The student learned the concept before knowing what the concept is called.  This is quite similar to an instructional method called concept attainment.  The difference is that in concept attainment the instructor gives positive and negative examples of a concept, and the student, seeing the similarities in positive attributes, is able to identify the concept.  The point of the comparison is that rather than saying to my students..."today we're going to learn about inference" and then giving them a definition and a few unrelated examples...we dug deep into a text...found solid examples that CONNECTED to a text....used/discussed them authentically....then learned the concept.

I think the same could be done with other strategies. Context clues, for example, can be taught while teaching almost any piece of literature.  Have each student pick out a word or words that they aren't 100% familiar with, note the page number and take a guess.  By pairing and sharing they will discuss and hopefully, eventually come up with the correct meaning of the word.

I know that re-developing lessons takes an incredible amount of time....but my point is that if you are a future or practicing teacher, try not to become discouraged with what you HAVE to teach...and try and focus on the WAYS you can teach.

Sunday, February 3, 2013

You go English Majors!

So while my doctorate is in English Education, and while half the courses I teach are required courses for secondary English Education majors, the reality is that I am an English Professor in an English Department.  And while I couldn't be happier at the variety of courses I teach, I am often asked by people "What can you do with an English Degree?"  I am constantly stating how English majors are typically well versed in reading and writing, something that ANY career requires.  The path may be less direct than it is for a Business or Technology major, but every job out there, in one way or another, requires reading and writing.  But I always forget, that there's more to it that that, which is why I am so happy to have found this article which essentially suggests that there is a lot of complex cognition going on in the department of English.  In other words, yes, there is a lot of reading and writing, but there is so much more than that, as the authors suggest.  Creativity, does have value.  That's the number one reason why I went into English Education.  If I can't find creative ways to teach and assess...then I'm not happy.  But not everyone that majors in English wants to be an educator.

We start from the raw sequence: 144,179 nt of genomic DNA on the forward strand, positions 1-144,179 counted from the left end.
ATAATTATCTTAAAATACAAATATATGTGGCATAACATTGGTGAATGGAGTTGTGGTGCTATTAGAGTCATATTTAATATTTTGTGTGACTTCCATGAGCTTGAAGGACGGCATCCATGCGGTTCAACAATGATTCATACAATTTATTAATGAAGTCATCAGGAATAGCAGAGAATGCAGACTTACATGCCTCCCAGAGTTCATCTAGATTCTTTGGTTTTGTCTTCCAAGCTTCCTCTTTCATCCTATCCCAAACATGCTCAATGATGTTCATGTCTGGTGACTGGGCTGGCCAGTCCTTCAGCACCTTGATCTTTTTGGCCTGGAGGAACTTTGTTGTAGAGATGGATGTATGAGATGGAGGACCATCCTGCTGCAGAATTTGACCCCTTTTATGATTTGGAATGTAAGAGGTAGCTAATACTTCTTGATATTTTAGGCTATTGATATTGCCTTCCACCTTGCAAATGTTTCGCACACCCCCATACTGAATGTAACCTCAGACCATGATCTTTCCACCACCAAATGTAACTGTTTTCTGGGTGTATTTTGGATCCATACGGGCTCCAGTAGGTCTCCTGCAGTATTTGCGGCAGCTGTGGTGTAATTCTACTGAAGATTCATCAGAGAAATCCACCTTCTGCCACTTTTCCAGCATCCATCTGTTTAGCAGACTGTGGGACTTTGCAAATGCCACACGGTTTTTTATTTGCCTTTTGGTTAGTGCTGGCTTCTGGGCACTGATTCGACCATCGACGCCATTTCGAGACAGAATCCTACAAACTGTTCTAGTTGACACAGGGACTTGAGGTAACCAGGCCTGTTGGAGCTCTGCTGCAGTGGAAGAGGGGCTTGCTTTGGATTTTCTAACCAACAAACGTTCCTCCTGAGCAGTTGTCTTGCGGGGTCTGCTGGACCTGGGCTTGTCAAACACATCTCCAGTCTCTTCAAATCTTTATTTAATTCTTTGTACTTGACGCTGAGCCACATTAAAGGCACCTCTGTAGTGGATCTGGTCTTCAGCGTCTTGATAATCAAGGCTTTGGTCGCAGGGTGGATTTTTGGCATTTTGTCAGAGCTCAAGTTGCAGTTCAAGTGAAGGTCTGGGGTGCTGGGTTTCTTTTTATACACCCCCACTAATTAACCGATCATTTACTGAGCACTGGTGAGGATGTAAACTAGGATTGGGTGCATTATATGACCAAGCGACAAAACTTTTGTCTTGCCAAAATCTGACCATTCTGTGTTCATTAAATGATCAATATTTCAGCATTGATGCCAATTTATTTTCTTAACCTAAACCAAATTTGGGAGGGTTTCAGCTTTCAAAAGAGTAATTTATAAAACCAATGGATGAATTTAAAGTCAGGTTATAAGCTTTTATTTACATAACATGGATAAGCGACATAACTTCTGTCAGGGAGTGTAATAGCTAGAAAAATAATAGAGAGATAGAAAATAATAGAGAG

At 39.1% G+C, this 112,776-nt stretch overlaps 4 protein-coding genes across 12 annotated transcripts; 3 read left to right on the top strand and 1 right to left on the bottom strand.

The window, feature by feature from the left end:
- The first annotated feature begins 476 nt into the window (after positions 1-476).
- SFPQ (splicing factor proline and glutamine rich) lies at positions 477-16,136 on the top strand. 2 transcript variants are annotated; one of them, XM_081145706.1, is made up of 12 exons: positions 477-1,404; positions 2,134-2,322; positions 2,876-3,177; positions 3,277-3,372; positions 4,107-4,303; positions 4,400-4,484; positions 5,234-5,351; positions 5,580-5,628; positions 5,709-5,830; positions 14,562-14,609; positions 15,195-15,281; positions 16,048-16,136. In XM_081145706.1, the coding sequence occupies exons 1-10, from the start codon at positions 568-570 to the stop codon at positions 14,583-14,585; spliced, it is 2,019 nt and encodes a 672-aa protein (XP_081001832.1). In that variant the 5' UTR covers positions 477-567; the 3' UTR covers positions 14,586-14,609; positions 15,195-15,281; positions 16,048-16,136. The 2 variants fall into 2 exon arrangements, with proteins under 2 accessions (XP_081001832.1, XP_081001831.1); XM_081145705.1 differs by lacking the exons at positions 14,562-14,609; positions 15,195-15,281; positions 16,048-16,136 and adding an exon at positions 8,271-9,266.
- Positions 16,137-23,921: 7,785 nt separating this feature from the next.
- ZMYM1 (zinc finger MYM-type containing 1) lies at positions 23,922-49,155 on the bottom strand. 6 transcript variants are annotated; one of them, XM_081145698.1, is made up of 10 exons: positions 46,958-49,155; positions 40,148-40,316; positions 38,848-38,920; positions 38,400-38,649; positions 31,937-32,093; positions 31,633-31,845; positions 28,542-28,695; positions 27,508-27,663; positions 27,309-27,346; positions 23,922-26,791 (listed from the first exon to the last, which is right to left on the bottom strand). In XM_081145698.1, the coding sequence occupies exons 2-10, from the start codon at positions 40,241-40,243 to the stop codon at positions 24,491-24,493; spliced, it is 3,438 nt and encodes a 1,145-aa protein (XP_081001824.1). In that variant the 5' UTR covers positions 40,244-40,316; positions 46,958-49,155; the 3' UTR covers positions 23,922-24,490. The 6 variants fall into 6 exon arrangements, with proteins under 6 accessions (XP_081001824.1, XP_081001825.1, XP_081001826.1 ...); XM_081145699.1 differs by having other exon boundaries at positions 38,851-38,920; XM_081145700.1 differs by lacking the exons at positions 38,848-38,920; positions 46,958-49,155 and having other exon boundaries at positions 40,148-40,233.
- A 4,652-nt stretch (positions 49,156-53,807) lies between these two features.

Give the article a read if you are interested in majoring in English or if you are curious as to why the major has value, or especially if you know someone who is interested in majoring in English.  Like I said earlier...the career path may not be direct....but there are a multitude of positions out there that require complex thinking and analysis, skills that all English majors acquire.